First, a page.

Regarding option routers

Vithal Shirodkar vithals at
Thu Jul 13 14:52:28 UTC 2006

Hi Simon,

Thanks for the detailed response and the note of caution.  I am running some 
experiments with provisioning of multiple networks on the same set of 
hardware (routers, server, etc) and so client reconfiguration is not an 
issue, since when router gets a new config, the servers reboot too.

Can you explain why you said the ISC server won't work if there are no 
shared subnets ?  Can't I have the dhcp server say on subnet 
connected to a router which also is connected to 2 other subnets 
and and a helper configured in each of those subnets pointing to 
the dhcp server on  Or have I just described a shared subnet ?


>From: Simon Hobson <dhcp1 at>
>Reply-To: dhcp-users at
>To: dhcp-users at
>Subject: Re: Regarding option routers
>Date: Thu, 13 Jul 2006 08:04:05 +0100
>Vithal Shirodkar wrote:
> >Is there a way of configuring the ISC DHCP server, so that when "option
> >routers" is sent back as part of dhcpack it contains the address of the 
> >helper address that came with the dhcp request.
> >
> >My DHCP server is serving multiple L3 subnets and a router connected to 
> >of these also acts as the dhcphelper.  I want to keep my dhcp config 
> >static, but the helper address might change.  Hence, I need the dhcp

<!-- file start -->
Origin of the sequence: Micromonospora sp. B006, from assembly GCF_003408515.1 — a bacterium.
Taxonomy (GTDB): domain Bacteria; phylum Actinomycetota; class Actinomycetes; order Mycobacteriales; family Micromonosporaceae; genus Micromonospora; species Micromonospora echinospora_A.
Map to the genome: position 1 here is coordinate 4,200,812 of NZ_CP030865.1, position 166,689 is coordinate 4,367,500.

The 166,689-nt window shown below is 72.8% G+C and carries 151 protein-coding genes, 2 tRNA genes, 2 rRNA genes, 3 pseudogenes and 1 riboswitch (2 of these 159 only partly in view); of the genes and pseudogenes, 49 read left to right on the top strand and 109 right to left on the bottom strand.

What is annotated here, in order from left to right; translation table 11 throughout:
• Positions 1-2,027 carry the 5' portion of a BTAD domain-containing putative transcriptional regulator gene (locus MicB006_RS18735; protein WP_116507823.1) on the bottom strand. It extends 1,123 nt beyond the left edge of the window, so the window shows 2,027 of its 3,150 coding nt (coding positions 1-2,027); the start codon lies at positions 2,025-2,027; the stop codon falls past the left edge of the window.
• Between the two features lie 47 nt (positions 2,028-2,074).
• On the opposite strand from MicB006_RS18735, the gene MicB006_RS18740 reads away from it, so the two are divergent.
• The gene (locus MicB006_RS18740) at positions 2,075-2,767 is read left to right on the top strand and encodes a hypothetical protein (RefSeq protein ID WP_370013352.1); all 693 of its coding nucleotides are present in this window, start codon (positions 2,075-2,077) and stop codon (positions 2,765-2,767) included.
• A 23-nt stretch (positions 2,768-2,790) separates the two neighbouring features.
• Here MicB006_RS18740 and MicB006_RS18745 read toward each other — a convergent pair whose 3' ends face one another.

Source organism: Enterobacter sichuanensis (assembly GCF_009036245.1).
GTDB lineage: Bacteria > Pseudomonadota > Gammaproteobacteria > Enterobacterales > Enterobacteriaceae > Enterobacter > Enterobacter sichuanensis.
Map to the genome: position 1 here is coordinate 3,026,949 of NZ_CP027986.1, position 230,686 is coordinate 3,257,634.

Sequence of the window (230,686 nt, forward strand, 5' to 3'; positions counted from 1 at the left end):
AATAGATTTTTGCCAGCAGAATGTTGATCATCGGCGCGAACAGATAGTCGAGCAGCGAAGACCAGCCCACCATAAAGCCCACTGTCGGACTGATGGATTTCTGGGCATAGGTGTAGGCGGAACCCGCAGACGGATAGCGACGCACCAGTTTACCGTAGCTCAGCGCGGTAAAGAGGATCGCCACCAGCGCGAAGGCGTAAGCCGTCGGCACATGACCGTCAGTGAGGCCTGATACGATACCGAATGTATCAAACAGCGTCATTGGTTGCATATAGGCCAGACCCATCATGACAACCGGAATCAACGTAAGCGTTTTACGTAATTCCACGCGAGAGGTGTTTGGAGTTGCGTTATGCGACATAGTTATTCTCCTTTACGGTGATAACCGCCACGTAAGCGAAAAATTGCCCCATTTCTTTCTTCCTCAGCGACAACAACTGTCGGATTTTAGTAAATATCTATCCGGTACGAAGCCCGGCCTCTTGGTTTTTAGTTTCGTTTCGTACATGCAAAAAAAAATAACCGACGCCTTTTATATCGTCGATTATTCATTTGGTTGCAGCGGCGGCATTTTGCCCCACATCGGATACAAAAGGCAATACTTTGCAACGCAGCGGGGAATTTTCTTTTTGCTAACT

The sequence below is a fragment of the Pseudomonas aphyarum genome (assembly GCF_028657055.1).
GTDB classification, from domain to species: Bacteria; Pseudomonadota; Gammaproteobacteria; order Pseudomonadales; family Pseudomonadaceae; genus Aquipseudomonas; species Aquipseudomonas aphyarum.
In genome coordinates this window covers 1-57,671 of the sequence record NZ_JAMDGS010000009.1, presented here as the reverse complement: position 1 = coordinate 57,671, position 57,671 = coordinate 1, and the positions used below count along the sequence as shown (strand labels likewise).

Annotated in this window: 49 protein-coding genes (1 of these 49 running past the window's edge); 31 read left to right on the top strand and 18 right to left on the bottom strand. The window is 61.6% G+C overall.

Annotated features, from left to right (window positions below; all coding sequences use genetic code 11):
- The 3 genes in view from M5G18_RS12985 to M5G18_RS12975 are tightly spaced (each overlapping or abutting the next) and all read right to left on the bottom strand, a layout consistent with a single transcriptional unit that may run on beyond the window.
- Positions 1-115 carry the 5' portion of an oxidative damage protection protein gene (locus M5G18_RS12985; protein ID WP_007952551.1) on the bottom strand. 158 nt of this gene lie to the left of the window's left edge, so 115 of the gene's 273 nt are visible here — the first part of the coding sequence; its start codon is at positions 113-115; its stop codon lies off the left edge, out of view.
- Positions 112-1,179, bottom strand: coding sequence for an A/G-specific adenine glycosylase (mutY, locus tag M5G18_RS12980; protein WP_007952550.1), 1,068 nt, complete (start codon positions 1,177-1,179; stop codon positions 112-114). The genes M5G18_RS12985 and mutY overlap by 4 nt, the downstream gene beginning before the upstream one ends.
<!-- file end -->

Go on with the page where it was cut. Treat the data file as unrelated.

> >to dynamically figure out the helper address and send it back as option
> >routers.
>Let me clarify this, several separate networks, each with it's own
>router - so no shared subnets or anything like that ?
>The ISC server won't do what you want, unless you go in and hack the code.
>However, leaving aside DHCP, I would suggest that having your router
>addresses liable to change so often that you want to do this suggests
>a worryingly unstable network - IMHO this is storing up problems that
>you don't need as an admin ! I am curious to know why you believe you
>need this.
>Bear in mind that every time you change the router address, you will
>have to reconfigure every device. Some you can do by DHCP (but you
>will still need to force a release/renew on some clients*), but I'm
>sure you'll have some statically configured stuff to walk round and
>fix manually. Changing one setting in the DHCP server seems fairly
>trivial by comparison.
>* IIRC, some clients will not pick up changed options in a renewal,
>therefore they continue using old settings (eg DNS servers) until
>they have their lease released and then renewed - something you
>cannot force from the server.
>If you are doing this because you have a dynamic network, and have to
>add/remove routers as things change, then I'd consider adding a
>secondary address to one router (such as n.n.n.1) and use that as the
>default route for the network. If you have to change the router(s),
>then remove that secondary address and add it to whichever router now
>does the default route. It's a simple step and will avoid the
>heartache of reconfiguring the clients and then fielding the support
>calls from people with broken networking.
>Finally, as long as all routers are correctly configured (ie all know
>the same routing table), then it doesn't matter which router a client
>has as it's default - if it uses the wrong one, it will simply be
>redirected invisibly to the user.

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